By G. E. Shuman
Last month, Lorna and I had the extreme pleasure of spending a week with my mom, at her north Florida home. Mom lives in a retirement community called the Advent Christian Village at Dowling Park. Being a very young 91 years old, it is quite appropriate that she does so. Mom is totally active, and she is just as happy as a bug in a rug there. Truthfully, I don’t blame her, and somewhat envy her. If you are anywhere near retirement age I would suggest that you check out the organization’s website. It is a truly wonderful place.
Mom still lives on her own, in her own home in the village; she still drives her car, and, in fact, has one car in Florida and another in Maine, for her jaunts up there in the summer to see the family. Her Maine car has roses painted on it, and is, appropriately, named ‘Rosie.’ (No one else but Mom could do that. Trust me, you need to meet her to understand.) Mom even has a golf cart parked just outside her Florida place, for those quick trips to the village’s beauty parlor, grocery store, post office, restaurant, or nursing home, (where she helps take care of the ‘old’ people.) Not to embarrass Mom, (Okay, so maybe I do want to embarrass her just a bit,) but one morning during our visit I came out of her guest room to see not one, but TWO elderly gentlemen standing in her kitchen, vying for her attention about some problem one of them was having. Wow.
My Aunt Jean also winters in the town Mom lives in, and we had a great time with her there, also. Jean and Mom make a wonderful, spicy, giggling pair, who spend most of their ‘together’ time chatting, eating, and doing more chatting, and more eating, and planning the very next time of chatting and eating. (It is true that during our several trips to town, with the bickering banter of these two ladies in the back seat of my car, I did feel a bit like Morgan Freeman in ‘Driving Miss Daisy’, (but times 2.) I loved it. Did you see the movie? The four ‘C’s of coffee, chocolate, cakes, and cookies are always on the next meal’s menu for these two ladies. Any thought of skipping one of those is quickly dismissed, I soon learned. It was also pointed out to me that there is a difference between chocolates, and ‘good’ chocolates. The idea that such foods might not be all that healthy for them is not a concern. Truthfully, while visiting with these elderly saints I enjoyed that attitude, a lot. There is much freedom in it.
I found it fascinating that Mom and Aunt Jean, both of whom I have obviously known my entire life, seem to be, in their advancing years, more concerned with living, than with such silly issues as what is appropriate to eat. I’m sure that they do not neglect their health, but they are also, very wisely, I think, not consumed by the subject. For them, life is about the enjoyment of it all. They love to go out to eat, but equally enjoy conversing over an uncomplicated meal of simple sandwiches and a salad, (With the cakes, cookies, etc.) Morning coffee is often taken out in the screened Florida room, so that the birds can more easily be heard, and the vibrant flowers more readily enjoyed. While we were there Aunt Jean reported being ‘entertained’ by two tiny ants, cavorting on her windowsill. How ultimately profound is that?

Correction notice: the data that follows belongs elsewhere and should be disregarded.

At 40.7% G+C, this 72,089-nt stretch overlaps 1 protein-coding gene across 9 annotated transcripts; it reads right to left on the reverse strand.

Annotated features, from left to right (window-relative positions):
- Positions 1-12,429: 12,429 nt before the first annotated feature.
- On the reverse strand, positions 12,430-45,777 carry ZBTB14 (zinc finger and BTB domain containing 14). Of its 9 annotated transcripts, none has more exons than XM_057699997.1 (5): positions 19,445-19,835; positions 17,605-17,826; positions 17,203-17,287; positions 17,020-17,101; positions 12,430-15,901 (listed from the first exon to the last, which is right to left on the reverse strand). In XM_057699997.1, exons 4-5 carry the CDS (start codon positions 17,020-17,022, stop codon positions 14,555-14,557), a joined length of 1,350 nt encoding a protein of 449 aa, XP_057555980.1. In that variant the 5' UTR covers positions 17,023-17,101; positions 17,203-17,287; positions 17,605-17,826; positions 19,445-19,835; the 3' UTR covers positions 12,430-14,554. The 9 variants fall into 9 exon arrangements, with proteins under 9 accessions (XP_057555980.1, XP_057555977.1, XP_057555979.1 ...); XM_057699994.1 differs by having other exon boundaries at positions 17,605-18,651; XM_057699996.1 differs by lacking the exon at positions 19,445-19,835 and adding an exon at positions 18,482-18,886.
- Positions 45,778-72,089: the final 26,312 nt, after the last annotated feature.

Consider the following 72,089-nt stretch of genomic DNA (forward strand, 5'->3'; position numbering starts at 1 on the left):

I have also learned something about Mom’s neighborhood and relatives. No one there seems to eat cereal and yogurt. Everyone there eats donuts and bagels. At one point I said to my mom that such things might be less than healthy. Her answer was: “So?” How can you argue with that kind of logic, especially with a 91-year-old who walks faster than you do? I should not have been surprised. Several weeks ago I called Mom, and mentioned that she was so spry that she had better be careful; that she would probably have to beat the old men off with a stick. Her answer to that one? “Why would I want to do that?”
I thought about all of this for hours during the long drive back to Vermont from Mom’s home in sunny Florida. I came to two conclusions. One is that the Advent Christian Village is a wonderful place for Christian people to enjoy their lives after retirement. Seriously, if you are a Christian, check it out. If you are not of the faith, you need to know that God allows U-turns, and that you should take one. (In MY old age, I don’t like mincing words.) My other conclusion is that my mom’s generation really is the greatest generation. Period. They are patient, and are living in the moment, even if their moments may be fewer than those of some others. They are also acutely aware of the beauty of their world. And, they may know little about Facebook, YouTube, WiFi, or cyberspace, but they know much about what makes a ‘good’ hotdog, (Don’t forget the fried onions.) which fast food place has the best fries, and how to keep a hydrangea in bloom. Those things are much more important.